In the current case, Howard Major, and Maryellen Tast of LCCC wrote about a Creative Economy community development model in their white paper, Cheyenne at Stake: Comprehensive Community Development For the 21st Century (2009).

WCM is developing in partnership with LCCC an alpha-level curriculum that will bridge digital media and traditional media. People will be trained to work with and within local non-profit organizations, reporting cultural events and private for profit businesses develop stories to sell their goods and services that will be presented initially through these transmedia portals – Wyoming Lifestyle Magazine hard copy, Wyoming Lifestyle Magazine web TV, Community TV on Bresnan channel 22 and more traditional news and information distribution through Media in the Public Interest and the Public News Service – Wyoming.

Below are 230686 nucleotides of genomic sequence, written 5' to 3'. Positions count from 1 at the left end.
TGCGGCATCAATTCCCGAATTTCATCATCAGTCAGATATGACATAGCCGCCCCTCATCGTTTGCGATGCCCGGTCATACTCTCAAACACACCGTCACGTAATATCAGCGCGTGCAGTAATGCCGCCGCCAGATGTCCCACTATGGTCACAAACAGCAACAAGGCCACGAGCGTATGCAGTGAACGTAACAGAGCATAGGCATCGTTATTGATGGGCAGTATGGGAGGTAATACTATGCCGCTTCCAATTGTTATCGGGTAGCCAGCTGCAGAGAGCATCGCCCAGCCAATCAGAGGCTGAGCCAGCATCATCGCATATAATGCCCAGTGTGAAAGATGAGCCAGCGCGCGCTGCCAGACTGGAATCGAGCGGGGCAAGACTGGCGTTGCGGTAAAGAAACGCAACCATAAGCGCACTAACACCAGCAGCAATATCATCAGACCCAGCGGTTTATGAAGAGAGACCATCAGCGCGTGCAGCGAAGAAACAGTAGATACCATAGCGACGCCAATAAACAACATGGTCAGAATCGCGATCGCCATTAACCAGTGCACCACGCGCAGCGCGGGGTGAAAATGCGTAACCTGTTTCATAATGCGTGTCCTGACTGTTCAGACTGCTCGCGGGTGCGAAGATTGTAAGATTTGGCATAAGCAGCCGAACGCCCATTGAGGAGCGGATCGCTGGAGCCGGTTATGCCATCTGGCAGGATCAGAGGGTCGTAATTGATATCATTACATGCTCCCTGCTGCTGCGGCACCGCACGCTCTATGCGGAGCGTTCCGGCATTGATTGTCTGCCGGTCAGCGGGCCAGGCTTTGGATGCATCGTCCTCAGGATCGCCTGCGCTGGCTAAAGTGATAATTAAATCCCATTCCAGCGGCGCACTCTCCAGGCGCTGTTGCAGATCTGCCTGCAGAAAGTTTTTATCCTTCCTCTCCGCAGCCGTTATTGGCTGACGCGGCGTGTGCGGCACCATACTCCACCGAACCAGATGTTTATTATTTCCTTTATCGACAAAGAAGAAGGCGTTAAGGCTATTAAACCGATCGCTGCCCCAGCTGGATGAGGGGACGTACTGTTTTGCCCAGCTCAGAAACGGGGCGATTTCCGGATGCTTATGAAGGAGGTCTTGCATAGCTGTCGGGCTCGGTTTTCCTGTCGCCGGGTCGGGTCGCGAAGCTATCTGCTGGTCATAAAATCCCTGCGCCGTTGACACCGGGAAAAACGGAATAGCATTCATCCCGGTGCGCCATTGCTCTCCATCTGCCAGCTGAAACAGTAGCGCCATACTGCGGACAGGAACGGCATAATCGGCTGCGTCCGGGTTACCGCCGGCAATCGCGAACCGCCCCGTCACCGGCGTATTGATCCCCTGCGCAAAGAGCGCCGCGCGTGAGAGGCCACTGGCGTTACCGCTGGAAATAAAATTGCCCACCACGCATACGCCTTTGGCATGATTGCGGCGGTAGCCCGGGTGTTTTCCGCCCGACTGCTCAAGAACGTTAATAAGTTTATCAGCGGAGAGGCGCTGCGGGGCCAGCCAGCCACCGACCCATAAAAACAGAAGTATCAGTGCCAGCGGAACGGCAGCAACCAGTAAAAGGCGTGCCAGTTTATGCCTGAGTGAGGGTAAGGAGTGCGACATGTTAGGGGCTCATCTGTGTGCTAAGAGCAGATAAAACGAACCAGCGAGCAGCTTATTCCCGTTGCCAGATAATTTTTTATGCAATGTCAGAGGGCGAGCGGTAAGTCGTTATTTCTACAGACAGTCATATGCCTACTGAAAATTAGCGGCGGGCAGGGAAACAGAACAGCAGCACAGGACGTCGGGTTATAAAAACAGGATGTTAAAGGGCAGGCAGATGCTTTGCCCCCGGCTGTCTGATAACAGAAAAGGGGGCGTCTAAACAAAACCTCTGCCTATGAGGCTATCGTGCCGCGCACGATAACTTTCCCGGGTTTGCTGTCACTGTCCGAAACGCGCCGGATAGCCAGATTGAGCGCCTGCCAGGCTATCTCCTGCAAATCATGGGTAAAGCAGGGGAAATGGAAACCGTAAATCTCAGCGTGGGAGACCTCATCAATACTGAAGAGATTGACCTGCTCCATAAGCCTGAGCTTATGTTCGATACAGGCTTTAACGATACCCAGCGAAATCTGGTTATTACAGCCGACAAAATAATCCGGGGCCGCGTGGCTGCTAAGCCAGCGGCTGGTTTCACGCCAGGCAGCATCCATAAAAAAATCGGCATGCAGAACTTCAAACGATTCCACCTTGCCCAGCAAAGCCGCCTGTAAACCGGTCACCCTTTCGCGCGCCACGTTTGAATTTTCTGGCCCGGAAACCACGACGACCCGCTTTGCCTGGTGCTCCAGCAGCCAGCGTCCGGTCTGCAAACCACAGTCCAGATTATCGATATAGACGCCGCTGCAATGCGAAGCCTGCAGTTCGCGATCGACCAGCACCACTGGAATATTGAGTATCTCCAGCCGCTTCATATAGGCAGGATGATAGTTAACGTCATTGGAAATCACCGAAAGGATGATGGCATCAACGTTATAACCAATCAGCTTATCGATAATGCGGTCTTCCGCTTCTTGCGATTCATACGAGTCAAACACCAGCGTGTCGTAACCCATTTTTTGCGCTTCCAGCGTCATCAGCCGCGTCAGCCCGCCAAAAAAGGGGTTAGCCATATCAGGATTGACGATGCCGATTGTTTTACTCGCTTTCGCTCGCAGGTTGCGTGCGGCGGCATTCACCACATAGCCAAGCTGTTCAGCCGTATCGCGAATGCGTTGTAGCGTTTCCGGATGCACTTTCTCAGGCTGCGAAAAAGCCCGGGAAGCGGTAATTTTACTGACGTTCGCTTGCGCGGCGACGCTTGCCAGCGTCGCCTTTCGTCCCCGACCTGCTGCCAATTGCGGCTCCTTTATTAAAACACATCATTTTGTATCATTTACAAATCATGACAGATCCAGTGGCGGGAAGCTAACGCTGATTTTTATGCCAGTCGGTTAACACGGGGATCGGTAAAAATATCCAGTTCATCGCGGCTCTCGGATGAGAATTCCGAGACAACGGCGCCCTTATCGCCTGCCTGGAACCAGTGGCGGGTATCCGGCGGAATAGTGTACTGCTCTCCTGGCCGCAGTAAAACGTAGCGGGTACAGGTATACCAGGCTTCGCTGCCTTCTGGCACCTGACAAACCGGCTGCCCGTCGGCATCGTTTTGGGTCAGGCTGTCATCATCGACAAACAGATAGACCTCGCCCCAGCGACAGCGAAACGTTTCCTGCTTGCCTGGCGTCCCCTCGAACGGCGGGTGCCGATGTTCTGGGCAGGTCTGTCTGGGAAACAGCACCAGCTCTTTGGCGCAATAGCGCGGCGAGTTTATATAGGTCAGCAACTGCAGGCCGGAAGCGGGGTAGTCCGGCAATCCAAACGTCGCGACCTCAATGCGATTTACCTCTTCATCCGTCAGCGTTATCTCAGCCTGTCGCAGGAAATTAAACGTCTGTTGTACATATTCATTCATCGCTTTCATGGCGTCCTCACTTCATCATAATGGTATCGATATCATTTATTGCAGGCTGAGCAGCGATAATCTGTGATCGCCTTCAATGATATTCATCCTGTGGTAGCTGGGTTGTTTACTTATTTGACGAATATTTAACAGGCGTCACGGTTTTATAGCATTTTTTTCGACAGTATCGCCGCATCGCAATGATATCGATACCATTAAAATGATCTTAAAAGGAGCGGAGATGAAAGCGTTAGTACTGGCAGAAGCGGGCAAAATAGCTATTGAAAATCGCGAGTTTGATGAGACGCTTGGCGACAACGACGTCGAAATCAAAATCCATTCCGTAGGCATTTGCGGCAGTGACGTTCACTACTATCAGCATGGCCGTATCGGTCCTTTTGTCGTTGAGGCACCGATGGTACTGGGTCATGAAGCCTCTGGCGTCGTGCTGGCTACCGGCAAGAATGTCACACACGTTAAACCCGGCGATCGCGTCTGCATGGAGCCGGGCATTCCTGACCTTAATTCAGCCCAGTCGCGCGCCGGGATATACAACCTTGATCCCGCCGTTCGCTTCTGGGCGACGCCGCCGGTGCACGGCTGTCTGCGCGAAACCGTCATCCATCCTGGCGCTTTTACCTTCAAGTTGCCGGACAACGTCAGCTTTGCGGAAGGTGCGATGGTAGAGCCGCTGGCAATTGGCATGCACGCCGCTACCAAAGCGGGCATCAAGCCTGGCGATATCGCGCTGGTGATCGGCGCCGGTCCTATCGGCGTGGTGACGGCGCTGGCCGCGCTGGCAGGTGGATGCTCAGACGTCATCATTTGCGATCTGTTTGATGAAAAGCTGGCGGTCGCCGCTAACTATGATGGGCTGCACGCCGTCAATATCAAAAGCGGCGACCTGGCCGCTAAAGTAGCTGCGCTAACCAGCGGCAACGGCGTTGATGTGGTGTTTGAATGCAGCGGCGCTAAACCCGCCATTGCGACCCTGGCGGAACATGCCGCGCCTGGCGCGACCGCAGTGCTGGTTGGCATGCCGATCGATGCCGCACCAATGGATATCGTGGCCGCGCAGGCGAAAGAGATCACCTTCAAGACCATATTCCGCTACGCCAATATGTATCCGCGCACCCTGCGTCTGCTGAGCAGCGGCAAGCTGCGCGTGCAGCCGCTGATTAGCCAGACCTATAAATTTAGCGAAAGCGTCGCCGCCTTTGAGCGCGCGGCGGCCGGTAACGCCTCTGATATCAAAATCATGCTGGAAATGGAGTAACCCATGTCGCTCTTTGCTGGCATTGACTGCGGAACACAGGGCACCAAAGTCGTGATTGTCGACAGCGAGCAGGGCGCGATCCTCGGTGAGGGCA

Local residents learning new skills for existing jobs, reinvented skills for entrepreneurs and potentially new residents moving to Cheyenne to ply their digital media arts skills in new jobs represent economic and community development components of the project. Will this model replace journalism? Journalism is an overlay to storytelling. It isn’t designed to be a replacement, although KQED PBS in San Francisco is using TMS to tell science and nature stories in photos, TV and for education.

Over the couple months, this project’s story will come together.

WCM awarded big Arts Council grant